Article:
Our elaborate market exchange system owes its existence not to our calculating brain or insatiable self-centeredness, but rather to our sophisticated and nuanced human sociality and to the inherent rationality built into our emotions. The modern economic system is helped a lot more than hindered by our innate social instincts that support our remarkable capacity for building formal and informal institutions.

The book integrates the growing body of experimental evidence on human nature scattered across a variety of disciplines from experimental economics to social neuroscience into a coherent and original narrative about the extent to which market (or impersonal exchange) relations are reflective of the basic human sociality that was originally adapted to a more tribal existence.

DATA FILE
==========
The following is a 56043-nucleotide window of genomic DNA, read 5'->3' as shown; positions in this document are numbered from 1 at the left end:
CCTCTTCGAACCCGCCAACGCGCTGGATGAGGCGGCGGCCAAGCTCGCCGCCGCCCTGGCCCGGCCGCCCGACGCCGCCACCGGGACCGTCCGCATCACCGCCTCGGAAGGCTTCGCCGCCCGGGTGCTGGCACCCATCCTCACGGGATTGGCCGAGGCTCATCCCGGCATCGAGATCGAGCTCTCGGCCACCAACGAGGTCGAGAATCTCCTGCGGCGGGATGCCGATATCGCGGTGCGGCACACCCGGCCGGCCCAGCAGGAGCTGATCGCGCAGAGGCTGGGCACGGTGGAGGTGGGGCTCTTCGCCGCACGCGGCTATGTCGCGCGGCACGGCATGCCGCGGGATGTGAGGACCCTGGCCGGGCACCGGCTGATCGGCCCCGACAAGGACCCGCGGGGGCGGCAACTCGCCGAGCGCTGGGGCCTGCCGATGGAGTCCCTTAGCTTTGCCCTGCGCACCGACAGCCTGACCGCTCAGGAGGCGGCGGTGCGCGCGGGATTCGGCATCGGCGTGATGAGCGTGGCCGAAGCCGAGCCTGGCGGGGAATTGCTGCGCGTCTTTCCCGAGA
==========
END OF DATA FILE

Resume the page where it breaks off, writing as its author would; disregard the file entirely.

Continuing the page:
An accessible resource, this book will appeal to students of all areas of economics, including Behavioral Economics and Neuro-Economics, Microeconomics, and Political Economy.

Introduction, Part I: Social Brain, Chapter 1: The Myth of The Dissociative Identities, Chapter 2: Why Wouldn’t Chimpanzees Wear Sunglasses While Playing Poker? Part II: Economizing Brain, Chapter 3: Cognitively Lazy, Chapter 4: Emotionally Smart, Part III: Interactive Minds, Chapter 5: Reciprocal brain, Chapter 6: Mind Reading, Part IV: Key Innate Competencies, Chapter 7: Emotional path to willpower, Chapter 8: Sapiens See, Sapiens Do (Monkey? Not So Much.), Part V: Pursuit of Identities, Tribes, and Emotional Connections, Chapter 9: Human Sociality in the Market, Epilogue, Index